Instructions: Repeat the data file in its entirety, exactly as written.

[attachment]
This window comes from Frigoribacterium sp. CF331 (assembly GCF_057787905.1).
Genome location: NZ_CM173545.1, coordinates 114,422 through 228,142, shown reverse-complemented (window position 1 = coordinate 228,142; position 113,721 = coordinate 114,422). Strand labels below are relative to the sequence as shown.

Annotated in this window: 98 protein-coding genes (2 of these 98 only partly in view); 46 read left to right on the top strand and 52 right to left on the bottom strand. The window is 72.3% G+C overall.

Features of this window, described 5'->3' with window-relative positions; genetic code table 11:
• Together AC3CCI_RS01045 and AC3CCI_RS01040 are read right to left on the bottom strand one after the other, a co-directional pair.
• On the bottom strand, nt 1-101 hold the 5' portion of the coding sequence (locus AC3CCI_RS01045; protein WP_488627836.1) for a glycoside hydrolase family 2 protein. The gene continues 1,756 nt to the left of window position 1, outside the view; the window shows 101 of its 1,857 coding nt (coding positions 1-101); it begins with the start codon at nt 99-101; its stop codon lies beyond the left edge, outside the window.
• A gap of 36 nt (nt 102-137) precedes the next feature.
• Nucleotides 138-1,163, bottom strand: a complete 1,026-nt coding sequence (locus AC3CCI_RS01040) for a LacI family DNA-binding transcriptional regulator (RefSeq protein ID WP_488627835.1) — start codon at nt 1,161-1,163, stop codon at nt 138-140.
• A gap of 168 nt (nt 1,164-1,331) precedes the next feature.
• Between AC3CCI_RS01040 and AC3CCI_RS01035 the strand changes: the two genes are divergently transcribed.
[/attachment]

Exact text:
This window comes from Frigoribacterium sp. CF331 (assembly GCF_057787905.1).
Genome location: NZ_CM173545.1, coordinates 114,422 through 228,142, shown reverse-complemented (window position 1 = coordinate 228,142; position 113,721 = coordinate 114,422). Strand labels below are relative to the sequence as shown.

Annotated in this window: 98 protein-coding genes (2 of these 98 only partly in view); 46 read left to right on the top strand and 52 right to left on the bottom strand. The window is 72.3% G+C overall.

Features of this window, described 5'->3' with window-relative positions; genetic code table 11:
• Together AC3CCI_RS01045 and AC3CCI_RS01040 are read right to left on the bottom strand one after the other, a co-directional pair.
• On the bottom strand, nt 1-101 hold the 5' portion of the coding sequence (locus AC3CCI_RS01045; protein WP_488627836.1) for a glycoside hydrolase family 2 protein. The gene continues 1,756 nt to the left of window position 1, outside the view; the window shows 101 of its 1,857 coding nt (coding positions 1-101); it begins with the start codon at nt 99-101; its stop codon lies beyond the left edge, outside the window.
• A gap of 36 nt (nt 102-137) precedes the next feature.
• Nucleotides 138-1,163, bottom strand: a complete 1,026-nt coding sequence (locus AC3CCI_RS01040) for a LacI family DNA-binding transcriptional regulator (RefSeq protein ID WP_488627835.1) — start codon at nt 1,161-1,163, stop codon at nt 138-140.
• A gap of 168 nt (nt 1,164-1,331) precedes the next feature.
• Between AC3CCI_RS01040 and AC3CCI_RS01035 the strand changes: the two genes are divergently transcribed.